A few months ago, I had the chance to assist to the Montreal Agile Tour. There were a lot of very narrow conferences covering various subjects, all of them obviously focusing on the Agile mindset (you can read my review of the event in a previous post on this blog).
A few days after the conference, I realized that the Agile mindset can be applied in almost any situation, even outside of software development (where Agile is often considered as a methodology, and not necessarily a mindset). I saw a good example of this in a TED conference I listened to a few years ago.
This gave me the idea to put on my Business Analysis glasses and have a new look at the Agile principles. The exercise brings an interesting perspective on Business Analysis, whether you work in a waterfall or Agile organization.
The 12 Agile principles… revisited
The original Agile principles from the Agile manifesto can be found online (don’t forget to endorse the manifesto while you’re there!). Some of them are very straightforward and translate easily, but others require more thought. Let’s take a look at them from a Business Analysis perspective.
1. Our highest priority is to satisfy the customer through early and continuous delivery of valuable software.
It starts well, since satisfying your stakeholders is supposed to be one of your priorities as a BA too! Satisfaction comes from the value you generate for them, through a good use of your deliverables among other things. They have to be understandable by your stakeholders, but they also have to be of some use to them, not only to you or the implementation team!
Satisfaction also comes from a continuous and meaningful involvement in your activities. There is nothing worse than involving your stakeholders only at the end of your analysis process only to discover that you missed requirements or that you didn’t understand what they really meant!
2. Welcome changing requirements, even late in development. Agile processes harness change for the customer’s competitive advantage.
Change is inevitable in organizations, so you better get used to it. As a BA, your role is to guide your stakeholders in finding the best answer to change. However, welcoming change doesn’t mean to accept every change!
Change brings uncertainty towards the solution in your stakeholders’ minds. Reducing the uncertainty can be done through more teaching about the solution and how it can handle the change; through the identification of possible workarounds with the current solution; or through the implementation of a formal change request if required.
Brace yourself, change is coming!
Wait! There’s more!
3. Deliver working software frequently, from a couple of weeks to a couple of months, with a preference to the shorter timescale.
Like for the previous Agile principles, continuous involvement also means continuous delivery of BA requirements packages to your stakeholders. Not only this helps find issues with requirements faster, it also reduces resistance to change toward the new solution and facilitates the assimilation of requirements by your stakeholders.
And being in a waterfall environment doesn’t prevent you to integrate this principle in your BA activities!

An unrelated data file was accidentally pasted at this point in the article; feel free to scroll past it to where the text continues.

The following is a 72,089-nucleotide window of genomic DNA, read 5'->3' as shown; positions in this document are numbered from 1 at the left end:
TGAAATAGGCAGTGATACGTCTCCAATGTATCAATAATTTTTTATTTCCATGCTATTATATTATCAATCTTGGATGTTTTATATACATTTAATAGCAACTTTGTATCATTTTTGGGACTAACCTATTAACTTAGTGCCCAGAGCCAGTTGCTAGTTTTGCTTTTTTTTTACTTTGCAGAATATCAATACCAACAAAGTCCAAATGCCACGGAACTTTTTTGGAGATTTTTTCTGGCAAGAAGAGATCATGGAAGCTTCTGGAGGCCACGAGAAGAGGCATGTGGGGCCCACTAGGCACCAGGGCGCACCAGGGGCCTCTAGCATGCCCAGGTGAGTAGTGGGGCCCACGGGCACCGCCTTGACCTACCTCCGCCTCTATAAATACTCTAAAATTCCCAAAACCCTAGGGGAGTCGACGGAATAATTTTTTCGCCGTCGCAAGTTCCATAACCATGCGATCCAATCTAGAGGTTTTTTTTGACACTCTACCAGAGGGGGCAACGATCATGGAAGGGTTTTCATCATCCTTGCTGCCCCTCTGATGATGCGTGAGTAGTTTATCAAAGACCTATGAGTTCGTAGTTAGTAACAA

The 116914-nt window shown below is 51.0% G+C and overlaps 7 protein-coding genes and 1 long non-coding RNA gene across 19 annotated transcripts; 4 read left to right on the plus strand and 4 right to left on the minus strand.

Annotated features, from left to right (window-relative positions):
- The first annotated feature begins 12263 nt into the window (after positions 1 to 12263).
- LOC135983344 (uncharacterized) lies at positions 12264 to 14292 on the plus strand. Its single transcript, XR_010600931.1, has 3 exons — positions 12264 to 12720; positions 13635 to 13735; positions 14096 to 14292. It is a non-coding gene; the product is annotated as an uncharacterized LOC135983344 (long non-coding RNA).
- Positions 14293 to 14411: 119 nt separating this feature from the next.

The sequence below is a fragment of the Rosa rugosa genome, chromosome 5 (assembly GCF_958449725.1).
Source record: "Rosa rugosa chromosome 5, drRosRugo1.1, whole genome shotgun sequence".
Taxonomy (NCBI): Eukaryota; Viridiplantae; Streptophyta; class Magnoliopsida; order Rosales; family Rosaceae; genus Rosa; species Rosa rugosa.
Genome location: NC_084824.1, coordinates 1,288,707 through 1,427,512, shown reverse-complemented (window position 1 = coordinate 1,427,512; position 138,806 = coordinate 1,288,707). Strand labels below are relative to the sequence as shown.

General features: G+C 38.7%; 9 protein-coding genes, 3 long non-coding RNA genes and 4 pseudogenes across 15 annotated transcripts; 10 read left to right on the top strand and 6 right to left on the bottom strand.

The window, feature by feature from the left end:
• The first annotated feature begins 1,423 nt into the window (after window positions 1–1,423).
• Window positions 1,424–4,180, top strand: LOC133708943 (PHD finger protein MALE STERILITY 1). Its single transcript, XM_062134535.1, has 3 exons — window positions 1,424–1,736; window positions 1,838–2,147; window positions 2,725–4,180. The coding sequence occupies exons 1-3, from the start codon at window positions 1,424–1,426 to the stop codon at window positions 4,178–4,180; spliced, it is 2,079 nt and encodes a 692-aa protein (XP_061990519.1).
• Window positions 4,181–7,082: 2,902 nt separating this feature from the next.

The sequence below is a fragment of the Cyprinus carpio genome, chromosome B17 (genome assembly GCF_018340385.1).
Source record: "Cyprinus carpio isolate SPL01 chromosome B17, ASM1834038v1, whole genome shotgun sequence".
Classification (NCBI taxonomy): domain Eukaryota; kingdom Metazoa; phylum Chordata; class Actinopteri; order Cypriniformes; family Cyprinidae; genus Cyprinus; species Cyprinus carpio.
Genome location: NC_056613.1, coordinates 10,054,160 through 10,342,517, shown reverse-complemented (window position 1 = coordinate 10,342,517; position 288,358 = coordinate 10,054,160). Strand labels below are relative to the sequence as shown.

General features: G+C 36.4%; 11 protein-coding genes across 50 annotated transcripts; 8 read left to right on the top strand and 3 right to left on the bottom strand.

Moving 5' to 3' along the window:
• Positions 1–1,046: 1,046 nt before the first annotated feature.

4. Business people and developers must work together daily throughout the project.
5. Build projects around motivated individuals. Give them the environment and support they need, and trust them to get the job done.
6. The most efficient and effective method of conveying information to and within a development team is face-to-face conversation.
Here’s where the “BA as a bridge” stereotype comes to life! More seriously, these Agile principles are once again perfectly aligned with our work as BAs. Our role as a communication facilitator among all stakeholders (including business people and developers, among others) from the beginning to the end of a project is essential, no matter if you’re in an agile or waterfall context. These Agile principles are perfectly supported by our role.
And a few more principles to complete the review
7. Working software is the primary measure of progress.
Although BAs don’t deliver working software per se, this principle can be applied in a Business Analysis context. How? By creating value for our stakeholders, as stated above! Valuable artifacts are not working software, but they can be used to enable working elements of a solution by stakeholders (such as new business processes).
8. Agile processes promote sustainable development. The sponsors, developers, and users should be able to maintain a constant pace indefinitely.
Maintaining a constant pace as an Agile Business Analyst means that your stakeholders will have to be involved in your activities at a constant pace too, which can be harder to achieve in a more traditional, waterfall approach.
This is probably the hardest of all the Agile principle to integrate to your own practice. However, given all the benefits brought by the others principles, you could let this one go if your stakeholders don’t follow you 🙂
9. Continuous attention to technical excellence and good design enhances agility.
If you’re currently reading this (I hope you do realize that you are actually reading this), you’ve already integrated this principle to your habits! Take time to look at how your colleagues are working, what tools and techniques they use, what is going on in the Business Analysis community, so that you can improve yourself continuously.
10. Simplicity–the art of maximizing the amount of work not done–is essential.
11. The best architectures, requirements, and designs emerge from self-organizing teams.
12. At regular intervals, the team reflects on how to become more effective, then tunes and adjusts its behavior accordingly.
Do you think you can integrate the Agile principles in your Business Analysis activities? Share your thoughts with us in the comments or on social medias!
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